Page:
Photo by Melody

PlantFiles: Lindheimer Hackberry
Celtis lindheimeri

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Family: Ulmaceae (ulm-AY-see-ee) (Info)
Genus: Celtis (SEL-tis) (Info)
Species: lindheimeri (lind-HY-mer-ee) (Info)

Category:
Edible Fruits and Nuts
Trees

Height:
20-30 ft. (6-9 m)
30-40 ft. (9-12 m)

Spacing:
20-30 ft. (6-9 m)
30-40 ft. (9-12 m)

Hardiness:
USDA Zone 5a: to -28.8 C (-20 F)
USDA Zone 5b: to -26.1 C (-15 F)
USDA Zone 6a: to -23.3 C (-10 F)
USDA Zone 6b: to -20.5 C (-5 F)
USDA Zone 7a: to -17.7 C (0 F)
USDA Zone 7b: to -14.9 C (5 F)
USDA Zone 8a: to -12.2 C (10 F)
USDA Zone 8b: to -9.4 C (15 F)
USDA Zone 9a: to -6.6 C (20 F)
USDA Zone 9b: to -3.8 C (25 F)
USDA Zone 10a: to -1.1 C (30 F)
USDA Zone 10b: to 1.7 C (35 F)
USDA Zone 11: above 4.5 C (40 F)

Sun Exposure:
Full Sun
Sun to Partial Shade

Danger:
N/A

Bloom Color:
Inconspicuous/none

Bloom Time:
Mid Spring

Foliage:
Deciduous
Silver/Gray
Blue-Green
Velvet/Fuzzy-Textured

Other details:
This plant is attractive to bees, butterflies and/or birds
Drought-tolerant; suitable for xeriscaping
Self-sows freely; deadhead if you do not want volunteer seedlings next season

Soil pH requirements:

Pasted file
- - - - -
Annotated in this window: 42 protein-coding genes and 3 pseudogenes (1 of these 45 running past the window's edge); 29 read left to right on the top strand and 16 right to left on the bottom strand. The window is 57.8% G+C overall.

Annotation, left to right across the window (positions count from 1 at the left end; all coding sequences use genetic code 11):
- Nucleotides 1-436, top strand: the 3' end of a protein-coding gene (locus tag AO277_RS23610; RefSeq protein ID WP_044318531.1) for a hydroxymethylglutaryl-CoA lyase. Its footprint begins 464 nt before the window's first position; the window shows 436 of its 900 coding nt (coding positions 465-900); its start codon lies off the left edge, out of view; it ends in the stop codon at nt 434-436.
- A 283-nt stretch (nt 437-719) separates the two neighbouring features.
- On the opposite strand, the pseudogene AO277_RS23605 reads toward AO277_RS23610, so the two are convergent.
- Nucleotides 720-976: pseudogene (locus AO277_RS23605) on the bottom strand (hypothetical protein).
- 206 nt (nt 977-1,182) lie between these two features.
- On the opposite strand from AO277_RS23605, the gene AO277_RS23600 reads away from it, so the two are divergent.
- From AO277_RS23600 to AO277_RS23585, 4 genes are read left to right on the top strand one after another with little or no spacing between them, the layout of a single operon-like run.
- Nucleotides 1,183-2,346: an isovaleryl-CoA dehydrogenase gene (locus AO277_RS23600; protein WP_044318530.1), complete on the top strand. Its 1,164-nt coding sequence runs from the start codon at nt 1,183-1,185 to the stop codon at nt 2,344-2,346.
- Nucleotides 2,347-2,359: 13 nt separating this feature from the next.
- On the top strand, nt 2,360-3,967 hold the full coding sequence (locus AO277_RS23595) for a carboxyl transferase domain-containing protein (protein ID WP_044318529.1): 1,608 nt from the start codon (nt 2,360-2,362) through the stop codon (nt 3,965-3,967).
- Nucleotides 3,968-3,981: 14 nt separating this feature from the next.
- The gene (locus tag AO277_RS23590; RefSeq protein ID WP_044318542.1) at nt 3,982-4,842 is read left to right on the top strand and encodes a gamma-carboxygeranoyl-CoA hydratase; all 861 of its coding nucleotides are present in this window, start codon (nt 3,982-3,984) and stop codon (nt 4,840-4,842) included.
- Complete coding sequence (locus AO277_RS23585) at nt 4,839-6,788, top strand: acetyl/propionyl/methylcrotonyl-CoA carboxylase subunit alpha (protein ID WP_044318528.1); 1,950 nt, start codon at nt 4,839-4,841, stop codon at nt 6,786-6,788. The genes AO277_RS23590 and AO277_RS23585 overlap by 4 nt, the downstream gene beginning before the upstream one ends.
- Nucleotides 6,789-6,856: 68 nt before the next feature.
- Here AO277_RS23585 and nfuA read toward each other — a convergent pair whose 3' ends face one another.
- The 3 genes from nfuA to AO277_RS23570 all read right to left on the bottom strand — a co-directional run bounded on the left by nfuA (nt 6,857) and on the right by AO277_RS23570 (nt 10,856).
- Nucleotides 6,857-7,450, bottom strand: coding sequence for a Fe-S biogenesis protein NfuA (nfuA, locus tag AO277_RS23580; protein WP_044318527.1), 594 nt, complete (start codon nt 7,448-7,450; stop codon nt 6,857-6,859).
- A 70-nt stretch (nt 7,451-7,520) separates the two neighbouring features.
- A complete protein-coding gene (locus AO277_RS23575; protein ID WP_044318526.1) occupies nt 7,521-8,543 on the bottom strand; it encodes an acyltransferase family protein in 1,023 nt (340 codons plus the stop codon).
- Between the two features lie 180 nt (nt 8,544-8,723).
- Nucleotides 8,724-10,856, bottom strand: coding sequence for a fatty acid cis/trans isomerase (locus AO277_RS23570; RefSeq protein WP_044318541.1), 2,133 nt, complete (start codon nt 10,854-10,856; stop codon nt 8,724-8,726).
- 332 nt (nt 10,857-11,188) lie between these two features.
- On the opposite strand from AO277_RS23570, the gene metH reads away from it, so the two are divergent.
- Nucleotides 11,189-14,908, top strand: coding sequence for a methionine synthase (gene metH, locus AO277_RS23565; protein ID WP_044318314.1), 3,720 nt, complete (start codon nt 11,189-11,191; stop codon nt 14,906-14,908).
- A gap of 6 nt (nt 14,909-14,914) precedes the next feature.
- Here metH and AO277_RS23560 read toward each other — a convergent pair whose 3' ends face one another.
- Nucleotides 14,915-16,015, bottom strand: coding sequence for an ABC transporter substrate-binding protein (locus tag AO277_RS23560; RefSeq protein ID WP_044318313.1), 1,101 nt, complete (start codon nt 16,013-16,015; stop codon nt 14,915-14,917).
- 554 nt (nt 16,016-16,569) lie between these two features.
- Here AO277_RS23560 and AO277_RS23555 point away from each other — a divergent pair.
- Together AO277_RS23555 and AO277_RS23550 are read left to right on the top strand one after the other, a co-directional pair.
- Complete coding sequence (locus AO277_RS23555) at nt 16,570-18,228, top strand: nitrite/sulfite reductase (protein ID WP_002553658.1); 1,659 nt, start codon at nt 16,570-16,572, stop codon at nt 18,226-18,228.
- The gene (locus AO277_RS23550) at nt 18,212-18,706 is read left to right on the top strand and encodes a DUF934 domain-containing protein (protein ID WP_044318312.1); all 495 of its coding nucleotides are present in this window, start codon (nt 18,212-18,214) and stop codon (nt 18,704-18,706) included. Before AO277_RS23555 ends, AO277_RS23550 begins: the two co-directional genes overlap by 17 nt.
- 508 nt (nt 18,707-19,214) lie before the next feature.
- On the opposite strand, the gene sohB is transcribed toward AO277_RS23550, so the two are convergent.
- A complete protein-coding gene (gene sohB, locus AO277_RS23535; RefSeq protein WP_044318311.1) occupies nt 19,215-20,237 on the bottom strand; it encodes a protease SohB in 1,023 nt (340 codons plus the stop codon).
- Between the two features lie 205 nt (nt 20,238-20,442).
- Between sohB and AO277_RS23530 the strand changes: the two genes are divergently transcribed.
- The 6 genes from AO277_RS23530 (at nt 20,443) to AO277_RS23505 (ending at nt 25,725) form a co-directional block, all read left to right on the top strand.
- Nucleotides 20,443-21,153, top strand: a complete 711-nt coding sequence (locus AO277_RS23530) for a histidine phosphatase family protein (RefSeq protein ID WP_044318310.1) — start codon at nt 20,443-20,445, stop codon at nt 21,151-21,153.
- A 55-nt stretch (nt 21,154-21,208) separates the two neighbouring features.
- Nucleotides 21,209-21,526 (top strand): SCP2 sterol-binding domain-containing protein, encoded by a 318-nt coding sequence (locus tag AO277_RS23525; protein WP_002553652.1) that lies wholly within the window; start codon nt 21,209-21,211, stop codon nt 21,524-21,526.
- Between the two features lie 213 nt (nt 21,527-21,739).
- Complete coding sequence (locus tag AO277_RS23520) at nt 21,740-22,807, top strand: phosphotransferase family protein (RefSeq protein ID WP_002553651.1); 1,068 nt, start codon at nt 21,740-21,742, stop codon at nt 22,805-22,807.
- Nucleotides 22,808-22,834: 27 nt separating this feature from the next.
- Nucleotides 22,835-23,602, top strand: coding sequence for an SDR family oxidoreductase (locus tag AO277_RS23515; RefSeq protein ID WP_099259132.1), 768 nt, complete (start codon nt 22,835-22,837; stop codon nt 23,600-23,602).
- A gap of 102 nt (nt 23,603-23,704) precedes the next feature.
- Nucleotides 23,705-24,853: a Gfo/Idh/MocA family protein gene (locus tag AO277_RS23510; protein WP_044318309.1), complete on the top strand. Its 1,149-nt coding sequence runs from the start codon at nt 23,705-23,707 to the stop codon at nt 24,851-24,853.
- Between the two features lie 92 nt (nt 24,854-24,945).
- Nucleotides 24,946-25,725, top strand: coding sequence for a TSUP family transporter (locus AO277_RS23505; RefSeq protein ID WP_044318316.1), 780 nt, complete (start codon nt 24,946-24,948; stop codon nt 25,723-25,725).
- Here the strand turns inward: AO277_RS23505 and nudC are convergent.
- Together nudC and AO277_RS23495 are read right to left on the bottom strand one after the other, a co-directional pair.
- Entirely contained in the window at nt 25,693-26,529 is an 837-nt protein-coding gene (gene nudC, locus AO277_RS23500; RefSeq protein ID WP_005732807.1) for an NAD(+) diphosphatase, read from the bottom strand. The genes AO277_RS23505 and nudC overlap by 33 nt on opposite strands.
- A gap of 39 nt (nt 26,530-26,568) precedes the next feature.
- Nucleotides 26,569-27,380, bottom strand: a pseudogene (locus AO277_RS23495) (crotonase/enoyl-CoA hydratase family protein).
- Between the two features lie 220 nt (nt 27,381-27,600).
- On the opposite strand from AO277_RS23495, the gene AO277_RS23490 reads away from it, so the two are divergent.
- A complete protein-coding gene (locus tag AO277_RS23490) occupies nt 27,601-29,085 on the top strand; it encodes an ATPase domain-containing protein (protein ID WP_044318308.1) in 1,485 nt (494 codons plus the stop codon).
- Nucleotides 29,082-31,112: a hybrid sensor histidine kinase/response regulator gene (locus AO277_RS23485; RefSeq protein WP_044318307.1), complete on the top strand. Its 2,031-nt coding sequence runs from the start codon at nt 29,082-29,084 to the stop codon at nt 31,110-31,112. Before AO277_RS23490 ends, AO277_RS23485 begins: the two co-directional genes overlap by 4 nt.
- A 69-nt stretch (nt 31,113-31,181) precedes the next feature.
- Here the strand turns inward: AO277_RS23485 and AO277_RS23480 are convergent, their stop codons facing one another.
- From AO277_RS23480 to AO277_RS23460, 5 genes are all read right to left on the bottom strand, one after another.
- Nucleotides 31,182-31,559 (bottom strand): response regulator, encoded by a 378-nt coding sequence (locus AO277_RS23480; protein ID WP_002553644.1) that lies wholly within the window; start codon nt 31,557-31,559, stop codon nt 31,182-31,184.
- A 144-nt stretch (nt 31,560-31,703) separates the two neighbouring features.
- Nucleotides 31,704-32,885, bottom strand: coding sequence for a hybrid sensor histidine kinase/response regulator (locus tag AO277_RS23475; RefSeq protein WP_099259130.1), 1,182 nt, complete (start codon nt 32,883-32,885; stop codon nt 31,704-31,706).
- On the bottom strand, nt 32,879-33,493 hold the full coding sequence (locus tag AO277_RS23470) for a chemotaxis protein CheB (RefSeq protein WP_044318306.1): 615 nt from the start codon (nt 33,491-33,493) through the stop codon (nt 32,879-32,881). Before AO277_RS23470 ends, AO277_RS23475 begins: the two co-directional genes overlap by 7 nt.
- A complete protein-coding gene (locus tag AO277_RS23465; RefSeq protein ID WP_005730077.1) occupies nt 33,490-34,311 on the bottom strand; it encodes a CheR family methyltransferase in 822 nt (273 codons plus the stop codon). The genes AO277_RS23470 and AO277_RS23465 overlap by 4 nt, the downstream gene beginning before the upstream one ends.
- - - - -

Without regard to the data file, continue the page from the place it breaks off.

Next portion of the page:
6.6 to 7.5 (neutral)
7.6 to 7.8 (mildly alkaline)
7.9 to 8.5 (alkaline)
8.6 to 9.0 (strongly alkaline)

Patent Information:
Non-patented

Propagation Methods:
Unknown - Tell us

Seed Collecting:
Unknown - Tell us

Profile:

1 positive
No neutrals
No negatives

Gardeners' Notes:

RatingAuthorContent
Positive BajaBlue On Mar 25, 2013, BajaBlue from Rancho Santa Rita, TX (Zone 8a) wrote:

Native to Texas & U.S.

Bloom Time: Mar-May. Bloom Notes: Inflorescences erect dense
clusters, 2-9-flowered, at base of leaves.

Celtis lindheimeri is a larval host and/or nectar source for: Band-celled Sister(Adelpha fessonia) . This species is named after Ferdinand Jacob Lindheimer (1801-1879) who is often called the Father of Texas Botany because of his work as the first permanent-resident plant collector in Texas. In 1834 Lindheimer immigrated to the United States as a political refugee. He spent from 1843-1852 collecting specimens in Texas. In 1844 he settled in New Braunfels, Texas, and was granted land on the banks of the Comal River, where he continued his plant collecting and attempted to establish a botanical garden.

He shared his findings with many others who shared his interest in botany, including Ferdinand von Roemer and Adolph Scheele.

Lindheimer is credited with the discovery of several hundred plant species. In addition his name is used to designate 48 species and subspecies of plants. He is buried in New Braunfels. His house, on Comal Street in New Braunfels, is now a museum.

Regional...

This plant has been said to grow in the following regions:

Mcallen, Texas
Red Oak, Texas



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